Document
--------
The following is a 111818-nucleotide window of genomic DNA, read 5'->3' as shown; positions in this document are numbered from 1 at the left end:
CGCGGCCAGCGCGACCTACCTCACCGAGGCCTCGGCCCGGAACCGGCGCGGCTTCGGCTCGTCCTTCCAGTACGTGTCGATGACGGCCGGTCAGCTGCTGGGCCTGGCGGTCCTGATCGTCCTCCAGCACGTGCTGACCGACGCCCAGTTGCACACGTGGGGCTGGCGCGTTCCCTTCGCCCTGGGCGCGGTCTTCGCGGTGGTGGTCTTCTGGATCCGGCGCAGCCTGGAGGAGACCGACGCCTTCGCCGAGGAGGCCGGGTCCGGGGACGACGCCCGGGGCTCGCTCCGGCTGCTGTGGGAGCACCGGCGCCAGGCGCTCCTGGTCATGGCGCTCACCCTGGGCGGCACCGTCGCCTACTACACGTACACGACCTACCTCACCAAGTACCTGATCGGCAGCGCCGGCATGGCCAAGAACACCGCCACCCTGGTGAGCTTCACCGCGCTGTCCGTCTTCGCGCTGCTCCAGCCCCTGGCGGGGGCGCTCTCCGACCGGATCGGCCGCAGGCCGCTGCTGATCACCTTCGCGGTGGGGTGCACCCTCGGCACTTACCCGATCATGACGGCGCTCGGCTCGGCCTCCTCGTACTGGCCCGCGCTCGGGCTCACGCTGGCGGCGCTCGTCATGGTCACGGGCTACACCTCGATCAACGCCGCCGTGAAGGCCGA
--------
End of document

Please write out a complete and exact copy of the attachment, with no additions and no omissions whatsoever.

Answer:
The following is a 111818-nucleotide window of genomic DNA, read 5'->3' as shown; positions in this document are numbered from 1 at the left end:
CGCGGCCAGCGCGACCTACCTCACCGAGGCCTCGGCCCGGAACCGGCGCGGCTTCGGCTCGTCCTTCCAGTACGTGTCGATGACGGCCGGTCAGCTGCTGGGCCTGGCGGTCCTGATCGTCCTCCAGCACGTGCTGACCGACGCCCAGTTGCACACGTGGGGCTGGCGCGTTCCCTTCGCCCTGGGCGCGGTCTTCGCGGTGGTGGTCTTCTGGATCCGGCGCAGCCTGGAGGAGACCGACGCCTTCGCCGAGGAGGCCGGGTCCGGGGACGACGCCCGGGGCTCGCTCCGGCTGCTGTGGGAGCACCGGCGCCAGGCGCTCCTGGTCATGGCGCTCACCCTGGGCGGCACCGTCGCCTACTACACGTACACGACCTACCTCACCAAGTACCTGATCGGCAGCGCCGGCATGGCCAAGAACACCGCCACCCTGGTGAGCTTCACCGCGCTGTCCGTCTTCGCGCTGCTCCAGCCCCTGGCGGGGGCGCTCTCCGACCGGATCGGCCGCAGGCCGCTGCTGATCACCTTCGCGGTGGGGTGCACCCTCGGCACTTACCCGATCATGACGGCGCTCGGCTCGGCCTCCTCGTACTGGCCCGCGCTCGGGCTCACGCTGGCGGCGCTCGTCATGGTCACGGGCTACACCTCGATCAACGCCGCCGTGAAGGCCGA